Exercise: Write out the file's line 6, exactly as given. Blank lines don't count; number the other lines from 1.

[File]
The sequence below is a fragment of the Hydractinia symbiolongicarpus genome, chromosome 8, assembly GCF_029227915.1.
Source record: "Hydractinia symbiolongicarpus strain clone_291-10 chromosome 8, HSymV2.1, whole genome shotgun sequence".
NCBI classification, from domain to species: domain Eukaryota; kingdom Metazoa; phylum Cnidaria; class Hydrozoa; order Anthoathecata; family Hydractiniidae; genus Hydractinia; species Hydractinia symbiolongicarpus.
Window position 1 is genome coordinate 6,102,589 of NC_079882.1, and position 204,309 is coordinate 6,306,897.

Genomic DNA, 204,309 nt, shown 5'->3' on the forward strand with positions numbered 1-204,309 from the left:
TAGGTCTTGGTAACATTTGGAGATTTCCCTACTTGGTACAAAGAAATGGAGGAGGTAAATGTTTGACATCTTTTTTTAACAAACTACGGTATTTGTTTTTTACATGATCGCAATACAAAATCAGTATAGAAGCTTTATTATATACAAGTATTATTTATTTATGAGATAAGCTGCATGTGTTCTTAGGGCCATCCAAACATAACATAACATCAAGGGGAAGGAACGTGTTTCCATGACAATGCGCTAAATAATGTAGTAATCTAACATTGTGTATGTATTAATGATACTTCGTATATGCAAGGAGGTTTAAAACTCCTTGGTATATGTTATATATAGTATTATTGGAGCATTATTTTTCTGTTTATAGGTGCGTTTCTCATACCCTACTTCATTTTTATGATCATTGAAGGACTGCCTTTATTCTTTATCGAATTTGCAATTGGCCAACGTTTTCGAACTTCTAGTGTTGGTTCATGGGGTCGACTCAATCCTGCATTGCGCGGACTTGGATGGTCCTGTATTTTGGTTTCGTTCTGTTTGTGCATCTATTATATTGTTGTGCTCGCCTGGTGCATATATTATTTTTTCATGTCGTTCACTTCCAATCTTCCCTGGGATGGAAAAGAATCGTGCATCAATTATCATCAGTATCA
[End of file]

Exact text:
TAGGTCTTGGTAACATTTGGAGATTTCCCTACTTGGTACAAAGAAATGGAGGAGGTAAATGTTTGACATCTTTTTTTAACAAACTACGGTATTTGTTTTTTACATGATCGCAATACAAAATCAGTATAGAAGCTTTATTATATACAAGTATTATTTATTTATGAGATAAGCTGCATGTGTTCTTAGGGCCATCCAAACATAACATAACATCAAGGGGAAGGAACGTGTTTCCATGACAATGCGCTAAATAATGTAGTAATCTAACATTGTGTATGTATTAATGATACTTCGTATATGCAAGGAGGTTTAAAACTCCTTGGTATATGTTATATATAGTATTATTGGAGCATTATTTTTCTGTTTATAGGTGCGTTTCTCATACCCTACTTCATTTTTATGATCATTGAAGGACTGCCTTTATTCTTTATCGAATTTGCAATTGGCCAACGTTTTCGAACTTCTAGTGTTGGTTCATGGGGTCGACTCAATCCTGCATTGCGCGGACTTGGATGGTCCTGTATTTTGGTTTCGTTCTGTTTGTGCATCTATTATATTGTTGTGCTCGCCTGGTGCATATATTATTTTTTCATGTCGTTCACTTCCAATCTTCCCTGGGATGGAAAAGAATCGTGCATCAATTATCATCAGTATCA